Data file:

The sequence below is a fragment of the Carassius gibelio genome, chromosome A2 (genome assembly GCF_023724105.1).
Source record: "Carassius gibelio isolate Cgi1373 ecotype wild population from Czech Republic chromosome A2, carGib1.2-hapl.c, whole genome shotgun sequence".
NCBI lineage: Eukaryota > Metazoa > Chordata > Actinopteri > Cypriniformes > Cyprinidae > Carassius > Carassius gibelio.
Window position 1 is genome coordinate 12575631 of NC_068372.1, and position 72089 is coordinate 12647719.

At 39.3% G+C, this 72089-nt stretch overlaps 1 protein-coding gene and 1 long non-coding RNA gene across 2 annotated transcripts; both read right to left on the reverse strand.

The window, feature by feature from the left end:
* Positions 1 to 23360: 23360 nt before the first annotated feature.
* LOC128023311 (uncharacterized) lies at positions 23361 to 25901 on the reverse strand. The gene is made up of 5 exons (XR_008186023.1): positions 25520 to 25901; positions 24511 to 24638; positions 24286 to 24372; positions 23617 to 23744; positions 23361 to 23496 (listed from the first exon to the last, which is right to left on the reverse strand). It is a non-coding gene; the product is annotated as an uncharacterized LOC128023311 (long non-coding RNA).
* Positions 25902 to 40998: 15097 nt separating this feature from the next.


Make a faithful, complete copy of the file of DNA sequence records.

The sequence below is a fragment of the Carassius gibelio genome, chromosome A2 (genome assembly GCF_023724105.1).
Source record: "Carassius gibelio isolate Cgi1373 ecotype wild population from Czech Republic chromosome A2, carGib1.2-hapl.c, whole genome shotgun sequence".
NCBI lineage: Eukaryota > Metazoa > Chordata > Actinopteri > Cypriniformes > Cyprinidae > Carassius > Carassius gibelio.
Window position 1 is genome coordinate 12575631 of NC_068372.1, and position 72089 is coordinate 12647719.

At 39.3% G+C, this 72089-nt stretch overlaps 1 protein-coding gene and 1 long non-coding RNA gene across 2 annotated transcripts; both read right to left on the reverse strand.

The window, feature by feature from the left end:
* Positions 1 to 23360: 23360 nt before the first annotated feature.
* LOC128023311 (uncharacterized) lies at positions 23361 to 25901 on the reverse strand. The gene is made up of 5 exons (XR_008186023.1): positions 25520 to 25901; positions 24511 to 24638; positions 24286 to 24372; positions 23617 to 23744; positions 23361 to 23496 (listed from the first exon to the last, which is right to left on the reverse strand). It is a non-coding gene; the product is annotated as an uncharacterized LOC128023311 (long non-coding RNA).
* Positions 25902 to 40998: 15097 nt separating this feature from the next.